“Part of our challenge is that we actually require evidence of vaccination and we validate that evidence by cross referencing it to the Department of Health and Human Services registry,” Woodson said. “So it takes time. And one of our challenges is that the same people that are validating vaccine records are the same people giving vaccines and the same people overseeing testing. So Dr. Casani and her team are very, very busy, and we have a bit of a backlog of records that we've got to verify. So the numbers are improving, though dramatically.”

Though Woodson is hopeful, many professors do not share the same outlook, and the process to move classes online is not easy; being uncomfortable is not reason enough for a professor to move a class online.

“We have a process where faculty can request to move a class online,” Woodson said. “If it's [that] they're not comfortable, that's not going to go online. But if they have health issues that clearly make them more vulnerable, or they have challenges at home, for example, with immunocompromised individuals at home, those have been the examples where we've shifted classes to online. But well over 80% of all classes are face to face. And we've had, actually, in the last week, very few requests come in. But we do have a formal process to go through that goes through the department head, the dean and then up to the registrar and the provost’s office for review.”

The next week is critical to see how the delta variant will affect NC State, and Woodson said he is grateful that most students are adhering to University guidelines on campus.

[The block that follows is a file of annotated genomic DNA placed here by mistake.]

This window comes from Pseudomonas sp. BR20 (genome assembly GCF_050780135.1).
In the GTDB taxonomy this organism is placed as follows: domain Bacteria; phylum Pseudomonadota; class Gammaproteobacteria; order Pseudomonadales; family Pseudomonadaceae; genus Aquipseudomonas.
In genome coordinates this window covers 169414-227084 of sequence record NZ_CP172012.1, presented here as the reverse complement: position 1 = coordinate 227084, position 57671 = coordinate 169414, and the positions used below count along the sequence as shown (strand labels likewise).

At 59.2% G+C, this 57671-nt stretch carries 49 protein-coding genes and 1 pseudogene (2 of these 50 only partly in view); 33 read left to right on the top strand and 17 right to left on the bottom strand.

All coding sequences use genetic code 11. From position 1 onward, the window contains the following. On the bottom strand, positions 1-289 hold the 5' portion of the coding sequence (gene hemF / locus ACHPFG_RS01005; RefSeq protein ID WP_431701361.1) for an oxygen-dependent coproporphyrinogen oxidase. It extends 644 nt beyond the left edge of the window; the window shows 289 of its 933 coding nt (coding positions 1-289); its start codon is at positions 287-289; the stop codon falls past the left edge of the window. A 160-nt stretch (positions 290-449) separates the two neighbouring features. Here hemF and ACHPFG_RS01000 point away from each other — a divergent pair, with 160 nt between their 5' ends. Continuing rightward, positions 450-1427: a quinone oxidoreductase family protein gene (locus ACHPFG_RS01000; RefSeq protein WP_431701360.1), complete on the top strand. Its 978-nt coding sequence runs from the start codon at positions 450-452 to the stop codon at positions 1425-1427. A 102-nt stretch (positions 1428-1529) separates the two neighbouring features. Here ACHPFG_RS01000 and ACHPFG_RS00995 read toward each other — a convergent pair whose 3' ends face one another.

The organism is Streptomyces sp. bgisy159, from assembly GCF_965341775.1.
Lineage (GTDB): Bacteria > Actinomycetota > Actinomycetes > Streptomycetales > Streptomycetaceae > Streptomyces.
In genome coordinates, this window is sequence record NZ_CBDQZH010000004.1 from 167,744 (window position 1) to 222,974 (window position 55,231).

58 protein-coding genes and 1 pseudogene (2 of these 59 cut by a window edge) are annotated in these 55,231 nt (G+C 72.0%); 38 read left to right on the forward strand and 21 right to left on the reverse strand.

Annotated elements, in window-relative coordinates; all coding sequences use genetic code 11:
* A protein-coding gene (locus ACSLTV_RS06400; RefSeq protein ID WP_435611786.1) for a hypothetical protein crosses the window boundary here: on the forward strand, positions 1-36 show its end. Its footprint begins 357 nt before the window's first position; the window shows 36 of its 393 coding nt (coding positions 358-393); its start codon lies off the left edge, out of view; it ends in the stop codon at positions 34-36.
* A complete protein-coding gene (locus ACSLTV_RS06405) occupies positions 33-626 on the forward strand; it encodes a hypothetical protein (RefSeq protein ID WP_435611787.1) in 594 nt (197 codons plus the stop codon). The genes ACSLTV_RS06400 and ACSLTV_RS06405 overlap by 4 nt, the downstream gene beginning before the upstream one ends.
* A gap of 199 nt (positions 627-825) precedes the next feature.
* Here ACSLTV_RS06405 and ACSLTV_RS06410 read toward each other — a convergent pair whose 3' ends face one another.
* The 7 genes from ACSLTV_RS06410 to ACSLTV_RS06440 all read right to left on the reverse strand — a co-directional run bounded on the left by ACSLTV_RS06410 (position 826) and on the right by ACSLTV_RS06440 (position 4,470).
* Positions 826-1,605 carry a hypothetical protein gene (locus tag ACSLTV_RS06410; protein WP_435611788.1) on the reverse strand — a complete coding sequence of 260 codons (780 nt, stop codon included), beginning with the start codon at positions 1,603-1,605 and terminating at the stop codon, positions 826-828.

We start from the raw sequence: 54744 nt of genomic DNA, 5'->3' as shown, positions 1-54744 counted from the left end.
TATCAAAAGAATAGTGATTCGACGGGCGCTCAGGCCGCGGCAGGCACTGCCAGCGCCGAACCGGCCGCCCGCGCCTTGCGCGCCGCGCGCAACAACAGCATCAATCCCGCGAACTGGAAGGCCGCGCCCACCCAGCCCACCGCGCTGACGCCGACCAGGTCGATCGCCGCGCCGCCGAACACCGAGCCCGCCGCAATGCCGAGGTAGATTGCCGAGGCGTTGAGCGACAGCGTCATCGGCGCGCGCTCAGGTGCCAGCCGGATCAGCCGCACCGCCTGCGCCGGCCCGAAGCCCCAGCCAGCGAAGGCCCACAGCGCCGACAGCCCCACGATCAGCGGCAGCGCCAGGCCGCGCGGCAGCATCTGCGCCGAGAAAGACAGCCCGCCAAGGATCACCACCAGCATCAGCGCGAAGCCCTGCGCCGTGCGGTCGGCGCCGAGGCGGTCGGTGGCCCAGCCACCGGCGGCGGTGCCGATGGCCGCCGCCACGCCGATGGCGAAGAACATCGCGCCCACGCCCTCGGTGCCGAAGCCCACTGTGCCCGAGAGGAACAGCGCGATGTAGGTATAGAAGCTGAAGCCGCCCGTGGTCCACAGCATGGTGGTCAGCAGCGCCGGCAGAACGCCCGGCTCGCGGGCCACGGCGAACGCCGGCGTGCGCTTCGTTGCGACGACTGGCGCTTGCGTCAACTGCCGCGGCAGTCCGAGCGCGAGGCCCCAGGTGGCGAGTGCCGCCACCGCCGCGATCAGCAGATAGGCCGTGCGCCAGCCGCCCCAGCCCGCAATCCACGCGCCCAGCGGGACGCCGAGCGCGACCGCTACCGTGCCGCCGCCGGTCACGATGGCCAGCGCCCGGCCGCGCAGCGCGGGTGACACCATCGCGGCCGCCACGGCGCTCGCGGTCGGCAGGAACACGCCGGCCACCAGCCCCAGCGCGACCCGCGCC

“The modelers tell us, for North Carolina, that we're likely to peak in terms of the community spread of delta within the next five to 10 days,” Woodson said. “Whether that's true for campus or not, remains to be seen, but again, we're cautiously optimistic. We believe we have, well, we know we have the policies in place to know what's happening. Students are doing a phenomenal job of adhering to policies wearing masks indoors. Yes, there are exceptions that we all hear about, but by and large, I'm just so proud of our students and their compliance for our rules, which are designed to keep us all safe.”

Woodson said he is grateful for how students have acted during these first couple of weeks back in-person and encourages students to continue to wear their face masks and comply with University guidelines.

“The main thing I want to say to the student body is I want to thank them for doing everything to continue to protect our community,” Woodson said. “Wearing face masks [is] the number one preventative treatment after vaccination. And so I hope people continue to take it very seriously and don't let their guard down. Because we've got a few more weeks, we hope it's just a few, of the challenging time, and we need to do everything we can to keep the campus open and operational for all of our students.”

News Editor

I am a third-year studying English with a minor in biology. I joined Technician in the fall of 2020 as a correspondent and am now working as the News Editor. I plan to graduate in the spring of 2022.